Family Commelinaceae

Posted September 20, 2017

Small to large herbs, terrestrial or rarely epiphytic (such as Bromelia in Cochliostema), perennial or occasionally annual, erect to upright, diffusely widespread or stoloniferous, occasionally rhizomatous, seldom somewhat scandalous, sometimes succulent, usually with roots in knots; fibrous, sometimes tuberous roots. Leaves simple, alternate or in pseudoverticils, spirally arranged or dísticas, that sheath the stem in the base, the pods closed, chosen; simple leaf foliage, often narrowed in a false petiole, the entire margins, broadly elliptic to narrowly lanceolate. Infls. terminal and / or axillary, usually paniculiform, composed of a central axis with several to many cimosas, or non-branched branches, flowers. Spaced or grouped in branches, sometimes enclosed in o

directly above 1 or 2 bracts as spathes. Flowers usually bisexual and masculine, actinomorphs or zygomorphs, weak and ephemeral, trimesters; perianto differentiated in calyx and corolla; calyx composed of 3 sepals equal or uneven, separated or partially connate, sepaloid or petaloid; corolla composed of 3 petals, equal or dimorphic, separated or basally connate, white or colored, deliquescent when withered; stamens 6, in 2 whorls, sometimes all fertile and equal or unequal, often 2 or 3 reduced to staminodes, alternating staminodes with stamens or arranged on one side of the folr and stamens on the other, occasionally 1-3 stamens or absent staminodes; filaments glabrous or bearded, separated or inserted into the petals; anthers basifijas or dorsifijas, longitudinal dehiscence, rare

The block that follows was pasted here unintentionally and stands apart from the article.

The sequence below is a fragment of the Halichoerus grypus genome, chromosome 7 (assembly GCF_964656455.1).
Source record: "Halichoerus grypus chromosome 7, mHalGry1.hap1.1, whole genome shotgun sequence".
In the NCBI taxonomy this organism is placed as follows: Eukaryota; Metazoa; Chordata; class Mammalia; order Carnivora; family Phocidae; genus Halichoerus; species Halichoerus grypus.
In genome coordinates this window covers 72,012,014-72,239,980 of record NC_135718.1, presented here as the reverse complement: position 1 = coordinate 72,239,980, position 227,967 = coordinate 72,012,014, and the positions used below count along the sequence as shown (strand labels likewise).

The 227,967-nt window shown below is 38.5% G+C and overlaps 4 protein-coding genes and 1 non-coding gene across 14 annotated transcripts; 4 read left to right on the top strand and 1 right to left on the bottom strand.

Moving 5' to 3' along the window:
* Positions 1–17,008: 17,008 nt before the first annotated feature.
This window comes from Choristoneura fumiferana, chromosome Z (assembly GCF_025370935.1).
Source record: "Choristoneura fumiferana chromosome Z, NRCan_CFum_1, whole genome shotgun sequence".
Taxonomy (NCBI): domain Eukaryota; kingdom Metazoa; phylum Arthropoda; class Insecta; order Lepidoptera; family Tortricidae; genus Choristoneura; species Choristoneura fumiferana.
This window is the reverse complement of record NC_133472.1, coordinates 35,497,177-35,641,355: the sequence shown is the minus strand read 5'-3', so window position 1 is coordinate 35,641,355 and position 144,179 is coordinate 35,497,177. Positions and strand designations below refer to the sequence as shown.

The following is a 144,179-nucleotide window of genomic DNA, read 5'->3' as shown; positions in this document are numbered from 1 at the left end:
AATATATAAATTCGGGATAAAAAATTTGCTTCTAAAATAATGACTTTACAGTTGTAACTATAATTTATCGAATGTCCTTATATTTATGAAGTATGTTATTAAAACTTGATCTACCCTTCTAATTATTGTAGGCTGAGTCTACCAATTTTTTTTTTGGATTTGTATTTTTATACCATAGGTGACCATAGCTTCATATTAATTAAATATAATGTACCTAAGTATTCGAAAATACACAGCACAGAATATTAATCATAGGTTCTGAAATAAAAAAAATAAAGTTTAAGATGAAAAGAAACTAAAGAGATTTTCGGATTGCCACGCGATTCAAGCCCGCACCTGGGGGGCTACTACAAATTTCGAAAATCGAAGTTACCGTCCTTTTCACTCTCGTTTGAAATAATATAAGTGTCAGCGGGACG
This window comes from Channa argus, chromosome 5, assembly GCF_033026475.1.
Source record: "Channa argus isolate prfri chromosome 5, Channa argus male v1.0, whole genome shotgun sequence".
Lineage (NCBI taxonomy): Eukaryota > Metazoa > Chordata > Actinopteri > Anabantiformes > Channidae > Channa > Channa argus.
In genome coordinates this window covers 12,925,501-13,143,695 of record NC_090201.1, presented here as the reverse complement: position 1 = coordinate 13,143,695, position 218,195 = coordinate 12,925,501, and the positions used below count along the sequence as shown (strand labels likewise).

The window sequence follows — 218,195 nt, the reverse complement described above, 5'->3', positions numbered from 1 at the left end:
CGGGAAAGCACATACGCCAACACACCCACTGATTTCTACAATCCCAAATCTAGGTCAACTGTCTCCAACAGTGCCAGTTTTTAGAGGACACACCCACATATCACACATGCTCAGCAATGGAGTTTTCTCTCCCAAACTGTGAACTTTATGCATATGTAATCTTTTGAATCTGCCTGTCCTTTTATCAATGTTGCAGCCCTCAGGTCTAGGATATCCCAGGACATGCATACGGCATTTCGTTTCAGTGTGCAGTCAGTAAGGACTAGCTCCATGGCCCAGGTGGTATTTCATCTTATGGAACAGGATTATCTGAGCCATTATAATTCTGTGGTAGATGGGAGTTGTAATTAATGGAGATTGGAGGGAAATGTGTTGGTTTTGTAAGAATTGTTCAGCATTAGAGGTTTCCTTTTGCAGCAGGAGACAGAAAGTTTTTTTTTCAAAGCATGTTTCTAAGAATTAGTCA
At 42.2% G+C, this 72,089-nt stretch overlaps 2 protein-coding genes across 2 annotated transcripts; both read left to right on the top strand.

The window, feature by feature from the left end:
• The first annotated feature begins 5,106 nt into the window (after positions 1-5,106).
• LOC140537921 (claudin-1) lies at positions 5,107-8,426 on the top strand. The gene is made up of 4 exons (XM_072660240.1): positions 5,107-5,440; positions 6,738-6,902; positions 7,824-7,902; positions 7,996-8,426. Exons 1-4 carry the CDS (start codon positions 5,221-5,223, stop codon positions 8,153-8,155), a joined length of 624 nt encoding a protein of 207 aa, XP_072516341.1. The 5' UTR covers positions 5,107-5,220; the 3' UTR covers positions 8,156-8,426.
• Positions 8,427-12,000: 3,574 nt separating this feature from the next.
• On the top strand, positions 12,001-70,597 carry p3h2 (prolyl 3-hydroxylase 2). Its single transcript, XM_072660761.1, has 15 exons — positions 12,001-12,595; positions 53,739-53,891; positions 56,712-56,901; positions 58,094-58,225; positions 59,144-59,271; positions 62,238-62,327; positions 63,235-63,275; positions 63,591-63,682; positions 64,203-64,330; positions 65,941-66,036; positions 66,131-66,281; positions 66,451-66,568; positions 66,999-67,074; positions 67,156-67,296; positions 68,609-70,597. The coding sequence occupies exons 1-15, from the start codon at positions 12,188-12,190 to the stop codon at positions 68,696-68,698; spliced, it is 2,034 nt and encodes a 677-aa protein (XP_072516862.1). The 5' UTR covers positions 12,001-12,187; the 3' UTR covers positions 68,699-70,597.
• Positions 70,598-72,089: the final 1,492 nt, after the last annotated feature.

Most of the species of Commelinaceae in Costa Rica resemble, superficially, a grass (Poaceae) of elliptic leaves, but with the leaves of the leaves closed, the mucilaginous sap, and the flowers much more showy. As for flowers is generally recognized by its well-developed perianth differentiated in calyx and corolla, and its gineceo of a single ovary bi or trilocular. The most similar families in this sense are Eriocaulaceae (with flowers, unisexual, tiny, in chapters) and especially Mayacaceae and Xyridaceae (with 1-locular ovaries).